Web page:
Master timing for the system is provided by the system clock which operates at a frequency of approximately 500 kilohertz. The timing generator for the system clock is illustrated on page 16, FIG. 18, where terms TCOX and TCIX are formed. TCOX times the high voltage period of the clock while TCIX controls the low voltage time interval of the clock signal. The 74123 is a dual one shot shown here in an interactive triggering mode. The resistor and capacitor on the TCOX one shot provide an on time of approximately 500 nanoseconds. The RC components on the TCIX one shot provide an on time for TCIX of approximately 1500 nanoseconds or 11/2 milliseconds. The triggering for each side of the one shots occurs at the B input on the B input on pins 2 and 10. The logic table for the 74123 shows that a rising voltage at the B input causes triggering of the one shot. Each bar term of the two one shots is presented to the B trigger input of the opposite one shot. In this way as each bar term voltage rises, which will occur at the end of the timing interval, the opposite one shot is triggered and begins its timing. In this way, as soon as power is supplied the two one shots become free running and continuously generate the timing intervals. It will be noted that the clock one shots are powered from +5 VM. Since this voltage is available from the battery and through the start-up key switch, the clock signals are available when the main power +5 VX becomes available. Pin 11 of the clock one shot is the clear input for the TCIX position. A low signal on this pin will clear and reset the one shot. The signal TAOX which is applied to this point, causes clock timing to be inhibited during the reset interval. The outputs of the clock generator one shot are applied to driver circuits as indicated on page 17, FIG. 19. These circuits provide sufficient power to drive the number of clock inputs required by the various flipflops. It will be noted that TCOX and TCOX both are inverted to supply drive to different locations. This provides two signals in exact opposite phase. The signal selected depends on the phase and timing required by the point being driven. The two input NAND gates which are used with the two inputs tied together were chosen in order to provide sufficient drive for the outputs. They are buffer type NAND gates which drive higher loads than other standard circuits.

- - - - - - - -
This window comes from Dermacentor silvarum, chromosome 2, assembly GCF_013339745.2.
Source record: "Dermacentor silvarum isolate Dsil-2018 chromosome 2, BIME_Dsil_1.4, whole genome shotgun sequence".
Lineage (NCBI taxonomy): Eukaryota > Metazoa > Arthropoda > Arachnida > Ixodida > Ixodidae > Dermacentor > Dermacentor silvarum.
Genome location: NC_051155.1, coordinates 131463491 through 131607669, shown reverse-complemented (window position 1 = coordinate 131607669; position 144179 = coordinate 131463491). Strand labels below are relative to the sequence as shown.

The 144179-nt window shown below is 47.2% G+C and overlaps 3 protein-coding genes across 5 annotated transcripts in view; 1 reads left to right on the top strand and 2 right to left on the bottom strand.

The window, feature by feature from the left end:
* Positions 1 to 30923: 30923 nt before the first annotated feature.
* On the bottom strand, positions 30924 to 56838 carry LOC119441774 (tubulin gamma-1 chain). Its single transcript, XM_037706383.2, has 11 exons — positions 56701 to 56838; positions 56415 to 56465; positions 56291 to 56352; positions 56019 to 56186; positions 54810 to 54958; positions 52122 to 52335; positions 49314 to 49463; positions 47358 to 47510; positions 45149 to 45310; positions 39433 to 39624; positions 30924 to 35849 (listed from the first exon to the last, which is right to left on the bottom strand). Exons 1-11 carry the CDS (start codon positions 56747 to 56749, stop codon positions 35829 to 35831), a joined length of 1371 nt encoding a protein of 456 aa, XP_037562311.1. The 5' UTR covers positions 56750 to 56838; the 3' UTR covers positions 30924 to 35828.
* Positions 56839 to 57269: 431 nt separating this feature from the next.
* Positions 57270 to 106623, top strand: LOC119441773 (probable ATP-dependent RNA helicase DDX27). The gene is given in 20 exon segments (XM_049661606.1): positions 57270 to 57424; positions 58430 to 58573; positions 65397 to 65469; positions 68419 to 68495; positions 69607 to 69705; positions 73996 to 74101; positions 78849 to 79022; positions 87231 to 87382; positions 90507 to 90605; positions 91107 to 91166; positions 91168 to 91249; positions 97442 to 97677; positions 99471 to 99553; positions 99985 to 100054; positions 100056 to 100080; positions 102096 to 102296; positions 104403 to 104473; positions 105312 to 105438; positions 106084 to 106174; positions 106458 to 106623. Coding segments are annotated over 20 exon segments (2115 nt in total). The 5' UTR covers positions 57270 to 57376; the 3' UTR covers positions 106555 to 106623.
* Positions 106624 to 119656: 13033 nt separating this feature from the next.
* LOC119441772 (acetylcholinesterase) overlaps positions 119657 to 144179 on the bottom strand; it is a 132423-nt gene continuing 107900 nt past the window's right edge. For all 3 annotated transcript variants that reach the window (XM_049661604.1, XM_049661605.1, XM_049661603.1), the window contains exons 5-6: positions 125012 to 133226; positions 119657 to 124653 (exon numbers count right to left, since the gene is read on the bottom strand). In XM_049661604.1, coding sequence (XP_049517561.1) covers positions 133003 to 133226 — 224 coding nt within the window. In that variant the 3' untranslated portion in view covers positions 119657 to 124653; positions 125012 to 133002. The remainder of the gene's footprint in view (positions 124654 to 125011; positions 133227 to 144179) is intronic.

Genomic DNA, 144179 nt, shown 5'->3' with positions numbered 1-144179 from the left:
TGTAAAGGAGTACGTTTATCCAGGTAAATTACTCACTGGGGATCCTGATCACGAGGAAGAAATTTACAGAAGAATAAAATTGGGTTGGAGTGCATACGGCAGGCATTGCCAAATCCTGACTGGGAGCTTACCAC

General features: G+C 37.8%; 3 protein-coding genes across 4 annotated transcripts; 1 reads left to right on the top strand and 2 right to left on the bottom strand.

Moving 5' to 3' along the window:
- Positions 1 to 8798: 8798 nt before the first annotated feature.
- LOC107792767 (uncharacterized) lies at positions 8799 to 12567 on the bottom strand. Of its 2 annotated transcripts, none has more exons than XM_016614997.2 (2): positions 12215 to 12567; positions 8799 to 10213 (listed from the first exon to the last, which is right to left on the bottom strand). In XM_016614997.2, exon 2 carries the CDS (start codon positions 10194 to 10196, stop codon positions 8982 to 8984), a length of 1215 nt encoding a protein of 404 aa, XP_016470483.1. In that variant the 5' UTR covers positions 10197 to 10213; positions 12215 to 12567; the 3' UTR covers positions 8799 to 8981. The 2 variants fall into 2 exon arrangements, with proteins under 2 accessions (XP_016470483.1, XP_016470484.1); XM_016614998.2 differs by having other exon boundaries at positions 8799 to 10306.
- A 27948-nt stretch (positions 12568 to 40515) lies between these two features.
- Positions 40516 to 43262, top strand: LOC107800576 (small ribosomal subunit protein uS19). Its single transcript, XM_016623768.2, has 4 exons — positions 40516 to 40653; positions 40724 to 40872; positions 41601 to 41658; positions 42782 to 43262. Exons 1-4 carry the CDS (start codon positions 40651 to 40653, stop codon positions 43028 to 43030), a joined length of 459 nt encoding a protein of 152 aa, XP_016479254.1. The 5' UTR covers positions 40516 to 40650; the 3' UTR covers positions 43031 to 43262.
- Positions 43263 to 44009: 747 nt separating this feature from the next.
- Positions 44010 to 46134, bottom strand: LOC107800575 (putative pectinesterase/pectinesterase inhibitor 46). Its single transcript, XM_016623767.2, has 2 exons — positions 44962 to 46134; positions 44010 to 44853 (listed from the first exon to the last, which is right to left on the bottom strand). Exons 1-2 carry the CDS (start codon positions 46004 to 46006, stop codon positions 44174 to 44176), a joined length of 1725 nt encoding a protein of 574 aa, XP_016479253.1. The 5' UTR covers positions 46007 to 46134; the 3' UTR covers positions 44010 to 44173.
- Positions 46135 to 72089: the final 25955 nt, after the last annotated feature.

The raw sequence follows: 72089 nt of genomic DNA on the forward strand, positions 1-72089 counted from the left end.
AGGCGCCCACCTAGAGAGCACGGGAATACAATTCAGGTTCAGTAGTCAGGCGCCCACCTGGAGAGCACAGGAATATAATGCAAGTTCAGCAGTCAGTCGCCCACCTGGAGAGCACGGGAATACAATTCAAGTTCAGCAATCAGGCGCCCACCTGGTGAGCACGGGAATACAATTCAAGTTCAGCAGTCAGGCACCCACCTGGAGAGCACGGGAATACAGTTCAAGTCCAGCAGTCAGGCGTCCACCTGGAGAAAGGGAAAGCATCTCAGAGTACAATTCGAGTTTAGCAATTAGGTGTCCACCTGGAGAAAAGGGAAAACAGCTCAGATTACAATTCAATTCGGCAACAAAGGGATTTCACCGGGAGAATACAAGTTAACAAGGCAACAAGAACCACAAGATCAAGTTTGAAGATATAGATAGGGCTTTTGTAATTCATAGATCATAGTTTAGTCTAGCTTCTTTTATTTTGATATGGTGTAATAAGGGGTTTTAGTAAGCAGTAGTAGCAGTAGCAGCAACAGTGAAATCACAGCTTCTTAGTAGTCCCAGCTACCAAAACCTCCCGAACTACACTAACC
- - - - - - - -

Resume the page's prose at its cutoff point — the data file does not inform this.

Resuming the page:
The program counter logic diagram will be found on page 3, FIG. 5. It will be noted that the program counter is divided into two portions. At the top of the page will be found the DBOX and DBIX flipflops. These two flipflops provide the low order four counts of the program counter. Toward the bottom of the page will be found three flipflops forming DB2X, DB3X and DB4X. The combination of these three flipflops provides the high order full octal digit of the program count. That is, count 0 through 7 in the most significant digit.